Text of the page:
Everything about it was beautiful. 

I got second, but the details seem even more trivial than usual. The winner utterly destroyed me, but whatever. I tied for second, but it's cool, because sharing the run made it so much better.  

Katherine Switzer, the first woman to finsish the Boston Marathon, said "If you are losing faith in human nature, go out and watch a marathon." I ran half of one instead, but found the dose sufficient. 

Running is just running. It can't save the world, and it can neither stop bad things from happening nor make them right. But the world inside yourself - the only thing you can really control anyway - is greatly improved by it. And that's significant. 

April 19, 2013

The Best

He introduced me, without irony, as the man who makes the best coffee he's ever had. The promise was that I would do the same for the woman accompanying him.

A couple minutes later, she was sipping the result of my efforts, poker face intact. It was good, she said - first to me, and then to the man.

They left, in the way of people who have business to discuss. There was effort to their strides, walking quickly towards something they wanted badly to avoid.

I thought on that drink until the next customer broke my revery, and then again. 'The best' is a moving target, impossible to hit most of the time, even if you know where to aim.

I gazed in to the dark, trying to find my arrow.

April 17, 2013


There is a man who walks very slowly in to my shop and buys coffee most days. He does so wearing a pair of sweat pants, from which he always manages to produce a crumpled wad of bills, or sometimes, just a handful of change.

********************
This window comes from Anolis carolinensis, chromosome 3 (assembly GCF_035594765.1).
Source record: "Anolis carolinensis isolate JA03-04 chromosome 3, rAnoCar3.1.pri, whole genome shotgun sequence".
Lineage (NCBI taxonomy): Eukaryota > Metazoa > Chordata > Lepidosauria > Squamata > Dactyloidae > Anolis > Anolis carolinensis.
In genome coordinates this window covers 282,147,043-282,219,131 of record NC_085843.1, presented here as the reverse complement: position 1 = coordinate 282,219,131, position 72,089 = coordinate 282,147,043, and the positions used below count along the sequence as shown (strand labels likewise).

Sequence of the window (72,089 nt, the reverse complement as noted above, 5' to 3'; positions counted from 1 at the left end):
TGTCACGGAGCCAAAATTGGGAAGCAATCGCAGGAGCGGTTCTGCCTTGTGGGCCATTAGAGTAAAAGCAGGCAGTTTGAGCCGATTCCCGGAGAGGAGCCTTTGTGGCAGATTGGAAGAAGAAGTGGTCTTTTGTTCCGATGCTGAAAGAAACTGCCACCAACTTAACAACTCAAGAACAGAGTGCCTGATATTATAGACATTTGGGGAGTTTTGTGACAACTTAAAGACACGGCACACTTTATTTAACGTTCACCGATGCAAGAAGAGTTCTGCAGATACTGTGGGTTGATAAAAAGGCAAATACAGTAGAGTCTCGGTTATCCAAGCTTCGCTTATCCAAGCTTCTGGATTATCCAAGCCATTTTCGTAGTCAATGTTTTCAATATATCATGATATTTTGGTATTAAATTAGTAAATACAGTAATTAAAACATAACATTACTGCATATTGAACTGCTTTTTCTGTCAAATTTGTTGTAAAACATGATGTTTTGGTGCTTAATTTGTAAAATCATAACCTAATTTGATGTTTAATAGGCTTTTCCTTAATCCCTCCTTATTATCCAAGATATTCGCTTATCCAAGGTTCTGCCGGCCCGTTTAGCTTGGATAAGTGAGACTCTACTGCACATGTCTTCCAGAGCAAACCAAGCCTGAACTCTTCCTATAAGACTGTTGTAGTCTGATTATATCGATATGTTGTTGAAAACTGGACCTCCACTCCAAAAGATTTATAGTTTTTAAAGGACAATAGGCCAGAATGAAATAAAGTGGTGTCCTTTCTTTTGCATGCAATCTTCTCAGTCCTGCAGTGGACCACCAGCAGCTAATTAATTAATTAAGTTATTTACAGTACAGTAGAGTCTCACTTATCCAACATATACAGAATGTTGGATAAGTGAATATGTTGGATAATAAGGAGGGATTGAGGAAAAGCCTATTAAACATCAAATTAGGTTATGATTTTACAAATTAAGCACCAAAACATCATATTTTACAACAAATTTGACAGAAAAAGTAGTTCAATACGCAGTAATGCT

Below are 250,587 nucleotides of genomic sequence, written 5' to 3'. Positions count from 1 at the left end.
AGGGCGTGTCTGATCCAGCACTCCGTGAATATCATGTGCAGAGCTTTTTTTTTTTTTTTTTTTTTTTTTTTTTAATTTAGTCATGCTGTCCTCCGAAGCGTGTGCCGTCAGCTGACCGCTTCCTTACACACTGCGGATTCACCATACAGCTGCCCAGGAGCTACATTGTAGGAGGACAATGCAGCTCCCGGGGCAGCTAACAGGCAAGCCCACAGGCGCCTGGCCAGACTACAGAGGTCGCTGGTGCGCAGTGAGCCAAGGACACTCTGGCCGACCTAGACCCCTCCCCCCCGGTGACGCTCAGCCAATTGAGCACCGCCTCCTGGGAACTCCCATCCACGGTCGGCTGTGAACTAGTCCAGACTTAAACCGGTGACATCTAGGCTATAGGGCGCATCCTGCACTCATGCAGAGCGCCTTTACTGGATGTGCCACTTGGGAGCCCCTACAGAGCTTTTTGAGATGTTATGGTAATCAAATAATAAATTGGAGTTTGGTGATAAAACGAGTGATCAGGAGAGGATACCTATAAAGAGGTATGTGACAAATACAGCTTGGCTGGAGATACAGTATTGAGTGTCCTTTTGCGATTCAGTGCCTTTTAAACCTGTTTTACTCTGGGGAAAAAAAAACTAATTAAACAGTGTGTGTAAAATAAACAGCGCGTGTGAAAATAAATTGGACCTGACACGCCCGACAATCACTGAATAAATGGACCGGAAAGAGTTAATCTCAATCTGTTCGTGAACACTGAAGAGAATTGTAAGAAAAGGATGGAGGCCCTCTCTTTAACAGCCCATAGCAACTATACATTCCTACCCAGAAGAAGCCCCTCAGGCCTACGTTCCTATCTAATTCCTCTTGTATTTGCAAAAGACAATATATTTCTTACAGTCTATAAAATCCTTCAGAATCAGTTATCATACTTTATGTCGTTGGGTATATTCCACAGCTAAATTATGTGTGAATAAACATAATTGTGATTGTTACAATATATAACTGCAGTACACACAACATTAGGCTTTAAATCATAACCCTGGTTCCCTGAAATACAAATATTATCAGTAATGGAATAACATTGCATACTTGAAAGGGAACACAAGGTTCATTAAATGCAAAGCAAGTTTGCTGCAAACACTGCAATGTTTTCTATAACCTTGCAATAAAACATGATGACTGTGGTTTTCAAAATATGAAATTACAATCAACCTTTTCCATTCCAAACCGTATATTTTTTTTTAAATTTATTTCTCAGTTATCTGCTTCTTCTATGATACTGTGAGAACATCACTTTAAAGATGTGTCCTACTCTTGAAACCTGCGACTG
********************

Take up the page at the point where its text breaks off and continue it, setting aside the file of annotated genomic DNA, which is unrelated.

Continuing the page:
These next two descriptors will sound like insults, but they're not meant to be anything but mere fact: He's both quite overweight and homeless. The first is obvious from a glance; the second I know from talking to him.

Naturally, you might feel bad for such a person, and that was my initial reaction as well. Though he always has money to buy coffee, he clearly doesn't come by much of it.

But before you go feeling sorry for someone, it's worth considering their opinion on the matter first. You might not like that life, at first glance. But then, you're not being asked to live it. He is. And, perhaps surprisingly, he's quite happy doing so.

He says he gets by, and that's enough. He doesn't work, but doesn't want to. He only has several pairs of sweat pants, but finds them the most comfortable variety anyway. He jokes that, clearly, he is not underfed. His days consist of napping, walking around town, and eating. Lawrence being Lawrence, a number of places are happy to offer free food to those who need it, so you can eat quite well without a penny. And so he does.

This contrasts nicely with a number of other frequent customers I have, who dress nicely, are at least middle class, and objectively successful. And yet they never have anything to say accept how miserable they are, how stressed their life makes them, and how fuck, is it the weekend yet?

I don't really know what I'm trying to say here. I'm certainly not telling you to take up a life of darma bumming, casting off the shackles of responsibility, spending your days eating free sandwiches and napping on public use couches.

I'm just saying, look around sometime. Ask yourself: What the hell am I doing? And why? Do I even like any of this?

Take a minute, really drink your coffee, and think on it. And do it in sweatpants.

April 15, 2013


So, Boston.

You know what happened by now. And I don't really have anything to say that resembles a revelation. But I need a catharsis, and this venue has often been that for me.